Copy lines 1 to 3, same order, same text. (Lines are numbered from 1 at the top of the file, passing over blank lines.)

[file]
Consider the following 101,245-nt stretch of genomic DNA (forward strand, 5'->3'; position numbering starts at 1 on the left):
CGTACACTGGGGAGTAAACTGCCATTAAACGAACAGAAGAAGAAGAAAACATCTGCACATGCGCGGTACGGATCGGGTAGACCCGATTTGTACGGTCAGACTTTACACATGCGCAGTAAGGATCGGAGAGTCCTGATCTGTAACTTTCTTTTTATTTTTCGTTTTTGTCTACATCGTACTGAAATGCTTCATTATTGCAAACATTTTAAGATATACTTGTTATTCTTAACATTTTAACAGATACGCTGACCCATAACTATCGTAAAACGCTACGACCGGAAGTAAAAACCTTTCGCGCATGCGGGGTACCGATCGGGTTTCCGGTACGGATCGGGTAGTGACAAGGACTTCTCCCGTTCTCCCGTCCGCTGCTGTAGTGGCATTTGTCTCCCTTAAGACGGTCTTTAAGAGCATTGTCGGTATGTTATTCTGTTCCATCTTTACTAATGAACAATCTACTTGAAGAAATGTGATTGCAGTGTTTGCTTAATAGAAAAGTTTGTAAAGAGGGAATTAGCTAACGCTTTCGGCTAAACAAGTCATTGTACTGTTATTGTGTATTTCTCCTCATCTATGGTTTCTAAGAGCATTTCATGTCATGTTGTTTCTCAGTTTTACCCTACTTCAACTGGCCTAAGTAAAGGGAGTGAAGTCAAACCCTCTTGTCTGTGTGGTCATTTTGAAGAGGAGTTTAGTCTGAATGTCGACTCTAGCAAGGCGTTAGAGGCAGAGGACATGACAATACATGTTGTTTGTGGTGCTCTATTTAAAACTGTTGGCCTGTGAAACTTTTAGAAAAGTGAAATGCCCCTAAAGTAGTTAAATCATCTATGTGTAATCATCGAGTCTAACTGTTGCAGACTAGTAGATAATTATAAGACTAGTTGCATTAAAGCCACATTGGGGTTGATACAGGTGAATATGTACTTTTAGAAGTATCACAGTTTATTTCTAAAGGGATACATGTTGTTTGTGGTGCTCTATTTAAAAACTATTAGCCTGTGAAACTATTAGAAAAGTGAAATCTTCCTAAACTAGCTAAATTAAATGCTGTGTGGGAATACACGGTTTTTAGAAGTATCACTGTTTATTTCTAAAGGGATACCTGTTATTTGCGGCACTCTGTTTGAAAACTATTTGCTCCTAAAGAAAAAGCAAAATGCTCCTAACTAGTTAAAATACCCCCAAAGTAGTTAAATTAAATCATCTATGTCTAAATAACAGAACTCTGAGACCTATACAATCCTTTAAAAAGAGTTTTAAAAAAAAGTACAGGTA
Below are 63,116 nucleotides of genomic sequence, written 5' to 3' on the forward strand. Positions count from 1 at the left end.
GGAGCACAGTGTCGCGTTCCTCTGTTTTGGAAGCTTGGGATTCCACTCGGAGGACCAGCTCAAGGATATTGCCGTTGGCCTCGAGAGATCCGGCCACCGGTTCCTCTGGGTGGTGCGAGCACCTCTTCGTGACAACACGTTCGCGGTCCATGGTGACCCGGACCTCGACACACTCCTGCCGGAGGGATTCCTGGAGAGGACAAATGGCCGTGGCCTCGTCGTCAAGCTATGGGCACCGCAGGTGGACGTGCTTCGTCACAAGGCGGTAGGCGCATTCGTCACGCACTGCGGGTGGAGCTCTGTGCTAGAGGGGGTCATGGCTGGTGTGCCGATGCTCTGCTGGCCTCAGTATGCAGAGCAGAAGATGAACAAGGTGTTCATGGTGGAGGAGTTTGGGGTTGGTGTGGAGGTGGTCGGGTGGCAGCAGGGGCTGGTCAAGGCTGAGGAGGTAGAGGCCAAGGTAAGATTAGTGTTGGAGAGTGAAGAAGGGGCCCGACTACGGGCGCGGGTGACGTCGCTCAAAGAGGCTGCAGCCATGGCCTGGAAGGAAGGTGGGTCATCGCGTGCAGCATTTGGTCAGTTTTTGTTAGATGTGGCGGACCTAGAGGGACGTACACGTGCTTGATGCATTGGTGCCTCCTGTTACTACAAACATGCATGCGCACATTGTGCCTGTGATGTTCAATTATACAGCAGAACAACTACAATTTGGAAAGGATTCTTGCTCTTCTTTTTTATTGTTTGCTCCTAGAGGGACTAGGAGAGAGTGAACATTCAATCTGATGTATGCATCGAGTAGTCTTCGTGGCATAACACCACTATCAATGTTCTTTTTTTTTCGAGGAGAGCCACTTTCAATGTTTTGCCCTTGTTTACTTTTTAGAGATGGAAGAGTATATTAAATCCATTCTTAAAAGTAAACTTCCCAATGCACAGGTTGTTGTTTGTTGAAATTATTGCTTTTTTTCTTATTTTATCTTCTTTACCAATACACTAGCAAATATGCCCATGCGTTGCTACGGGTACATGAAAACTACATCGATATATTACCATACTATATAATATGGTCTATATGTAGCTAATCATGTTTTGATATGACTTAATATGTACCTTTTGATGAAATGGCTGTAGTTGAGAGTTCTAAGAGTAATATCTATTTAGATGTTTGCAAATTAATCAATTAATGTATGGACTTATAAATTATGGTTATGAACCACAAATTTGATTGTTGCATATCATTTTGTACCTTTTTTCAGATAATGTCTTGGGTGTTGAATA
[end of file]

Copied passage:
Consider the following 101,245-nt stretch of genomic DNA (forward strand, 5'->3'; position numbering starts at 1 on the left):
CGTACACTGGGGAGTAAACTGCCATTAAACGAACAGAAGAAGAAGAAAACATCTGCACATGCGCGGTACGGATCGGGTAGACCCGATTTGTACGGTCAGACTTTACACATGCGCAGTAAGGATCGGAGAGTCCTGATCTGTAACTTTCTTTTTATTTTTCGTTTTTGTCTACATCGTACTGAAATGCTTCATTATTGCAAACATTTTAAGATATACTTGTTATTCTTAACATTTTAACAGATACGCTGACCCATAACTATCGTAAAACGCTACGACCGGAAGTAAAAACCTTTCGCGCATGCGGGGTACCGATCGGGTTTCCGGTACGGATCGGGTAGTGACAAGGACTTCTCCCGTTCTCCCGTCCGCTGCTGTAGTGGCATTTGTCTCCCTTAAGACGGTCTTTAAGAGCATTGTCGGTATGTTATTCTGTTCCATCTTTACTAATGAACAATCTACTTGAAGAAATGTGATTGCAGTGTTTGCTTAATAGAAAAGTTTGTAAAGAGGGAATTAGCTAACGCTTTCGGCTAAACAAGTCATTGTACTGTTATTGTGTATTTCTCCTCATCTATGGTTTCTAAGAGCATTTCATGTCATGTTGTTTCTCAGTTTTACCCTACTTCAACTGGCCTAAGTAAAGGGAGTGAAGTCAAACCCTCTTGTCTGTGTGGTCATTTTGAAGAGGAGTTTAGTCTGAATGTCGACTCTAGCAAGGCGTTAGAGGCAGAGGACATGACAATACATGTTGTTTGTGGTGCTCTATTTAAAACTGTTGGCCTGTGAAACTTTTAGAAAAGTGAAATGCCCCTAAAGTAGTTAAATCATCTATGTGTAATCATCGAGTCTAACTGTTGCAGACTAGTAGATAATTATAAGACTAGTTGCATTAAAGCCACATTGGGGTTGATACAGGTGAATATGTACTTTTAGAAGTATCACAGTTTATTTCTAAAGGGATACATGTTGTTTGTGGTGCTCTATTTAAAAACTATTAGCCTGTGAAACTATTAGAAAAGTGAAATCTTCCTAAACTAGCTAAATTAAATGCTGTGTGGGAATACACGGTTTTTAGAAGTATCACTGTTTATTTCTAAAGGGATACCTGTTATTTGCGGCACTCTGTTTGAAAACTATTTGCTCCTAAAGAAAAAGCAAAATGCTCCTAACTAGTTAAAATACCCCCAAAGTAGTTAAATTAAATCATCTATGTCTAAATAACAGAACTCTGAGACCTATACAATCCTTTAAAAAGAGTTTTAAAAAAAAGTACAGGTA
Below are 63,116 nucleotides of genomic sequence, written 5' to 3' on the forward strand. Positions count from 1 at the left end.